The quick and not so dirty: Structured Data is a way to talk to machines and have them better understand your content. The machines being Google, Bing and even Siri or Alexa. This is code/language founded by Google, Microsoft, Yahoo and Yandex—an almost universal language called Schema. Not to get into too much nerdy stuff here, but Schema is a set of categories, rules and terms that help construct the language to talk to these “machines.”
And just like any language, the better you get at it, the more clearly and concisely you can “speak” it. Your vocabulary grows, your sentence structure is more well-defined. Essentially the more effective of a communicator you become, the greater other people will understand what you are saying. The same goes for speaking to machines with code. The coding in the case, is the “Schema” or the Structured Data. The more you master the language, the better machines will understand what you are trying to communicate.
Isn’t Google and Bing smart enough to understand my site already?
The answer is yes and no. Search engines are smart enough to get the gist of what you are trying to communicate. But you are communicating to other humans, not to machines. If you use your keywords properly throughout the website, then Google can use your site in search results, if it feels it answered the question of the person searching. However, it’s a kind of guess, based on a lot of factors called algorithms.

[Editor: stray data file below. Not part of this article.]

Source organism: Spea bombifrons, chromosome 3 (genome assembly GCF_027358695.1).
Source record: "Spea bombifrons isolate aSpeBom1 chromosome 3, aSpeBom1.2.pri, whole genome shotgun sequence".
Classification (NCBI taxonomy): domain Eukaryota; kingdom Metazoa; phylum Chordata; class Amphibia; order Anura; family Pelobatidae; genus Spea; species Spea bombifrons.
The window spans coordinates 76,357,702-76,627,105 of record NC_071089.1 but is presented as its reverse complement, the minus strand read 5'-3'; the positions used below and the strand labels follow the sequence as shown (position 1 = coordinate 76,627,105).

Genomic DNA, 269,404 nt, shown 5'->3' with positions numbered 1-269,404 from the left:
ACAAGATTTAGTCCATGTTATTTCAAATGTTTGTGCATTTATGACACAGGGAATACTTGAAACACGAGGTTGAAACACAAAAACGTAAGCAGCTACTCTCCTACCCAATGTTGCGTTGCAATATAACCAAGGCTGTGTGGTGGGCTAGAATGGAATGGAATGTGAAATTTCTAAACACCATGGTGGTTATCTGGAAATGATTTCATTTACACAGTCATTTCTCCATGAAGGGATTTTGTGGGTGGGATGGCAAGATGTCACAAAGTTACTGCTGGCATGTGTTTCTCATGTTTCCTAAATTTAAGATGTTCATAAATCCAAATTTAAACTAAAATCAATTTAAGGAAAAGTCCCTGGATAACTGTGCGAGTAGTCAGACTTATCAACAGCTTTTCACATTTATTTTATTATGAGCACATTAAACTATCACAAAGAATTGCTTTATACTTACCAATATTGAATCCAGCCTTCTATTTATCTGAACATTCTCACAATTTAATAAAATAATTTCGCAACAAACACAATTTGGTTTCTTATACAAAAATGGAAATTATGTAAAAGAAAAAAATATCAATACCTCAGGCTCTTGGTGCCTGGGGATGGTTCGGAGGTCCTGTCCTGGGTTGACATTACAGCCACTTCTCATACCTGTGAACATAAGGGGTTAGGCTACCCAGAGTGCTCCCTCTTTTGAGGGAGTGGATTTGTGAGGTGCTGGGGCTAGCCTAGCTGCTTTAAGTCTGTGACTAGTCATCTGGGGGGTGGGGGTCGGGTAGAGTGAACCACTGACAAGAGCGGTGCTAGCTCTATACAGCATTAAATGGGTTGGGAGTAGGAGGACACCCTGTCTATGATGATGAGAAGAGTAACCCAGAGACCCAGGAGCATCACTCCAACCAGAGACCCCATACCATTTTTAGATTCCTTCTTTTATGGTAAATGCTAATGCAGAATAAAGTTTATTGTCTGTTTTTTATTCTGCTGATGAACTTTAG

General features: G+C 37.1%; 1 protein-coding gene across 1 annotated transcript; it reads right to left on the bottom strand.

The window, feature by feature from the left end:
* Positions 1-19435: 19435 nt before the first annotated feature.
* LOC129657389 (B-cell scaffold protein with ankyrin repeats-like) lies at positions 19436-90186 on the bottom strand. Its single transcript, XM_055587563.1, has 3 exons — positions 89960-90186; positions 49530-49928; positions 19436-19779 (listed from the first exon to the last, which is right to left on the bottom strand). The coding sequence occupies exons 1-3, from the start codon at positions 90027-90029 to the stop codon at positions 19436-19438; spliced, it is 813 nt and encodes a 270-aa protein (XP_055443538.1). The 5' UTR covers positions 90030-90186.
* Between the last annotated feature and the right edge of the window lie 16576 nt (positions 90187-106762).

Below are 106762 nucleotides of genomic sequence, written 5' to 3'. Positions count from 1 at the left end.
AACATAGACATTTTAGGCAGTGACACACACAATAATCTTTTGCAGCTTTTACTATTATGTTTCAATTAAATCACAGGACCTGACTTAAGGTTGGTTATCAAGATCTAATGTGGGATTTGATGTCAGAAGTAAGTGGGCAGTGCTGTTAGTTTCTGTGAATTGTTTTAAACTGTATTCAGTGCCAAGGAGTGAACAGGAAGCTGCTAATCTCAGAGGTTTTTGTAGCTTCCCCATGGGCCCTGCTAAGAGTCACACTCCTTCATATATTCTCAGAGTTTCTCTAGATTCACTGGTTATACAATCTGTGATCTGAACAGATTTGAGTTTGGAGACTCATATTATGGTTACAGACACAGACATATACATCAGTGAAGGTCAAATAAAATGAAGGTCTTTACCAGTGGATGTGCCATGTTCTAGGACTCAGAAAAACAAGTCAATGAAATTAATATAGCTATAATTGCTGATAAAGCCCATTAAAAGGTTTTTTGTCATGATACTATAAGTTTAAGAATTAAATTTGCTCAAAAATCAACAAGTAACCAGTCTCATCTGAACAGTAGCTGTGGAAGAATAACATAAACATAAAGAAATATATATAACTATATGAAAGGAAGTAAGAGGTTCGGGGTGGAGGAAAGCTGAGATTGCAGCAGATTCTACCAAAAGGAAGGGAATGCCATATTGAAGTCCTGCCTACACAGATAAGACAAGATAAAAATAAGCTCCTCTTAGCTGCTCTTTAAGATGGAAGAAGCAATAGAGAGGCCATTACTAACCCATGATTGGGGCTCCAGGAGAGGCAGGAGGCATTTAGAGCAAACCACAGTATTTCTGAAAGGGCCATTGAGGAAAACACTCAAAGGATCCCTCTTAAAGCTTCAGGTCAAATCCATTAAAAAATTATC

Structured Data on the other hand is quite literally telling search engines what your webpage is talking about using these structured and hierarchical categories and terms. You can use Structured Data to explain what your company is all about, how best to contact you, what logo to use in results and much more complex things as well like, articles, services, people, products, locations, videos, etc., the list literally goes on and on.
According to georanker.com, Google overlooks 80% of your data or it just doesn’t understand what you are trying to say, site-wide. Let me repeat that, eighty percent, that is a lot of lost real estate! A good example would be if you are a physical therapist, and you have a dedicated page on your site to all the physical therapy services you offer. Google knows you are talking about physical therapy, but it doesn’t know if you are just blogging about physical therapy or if actually offer physical therapy services as an actual product.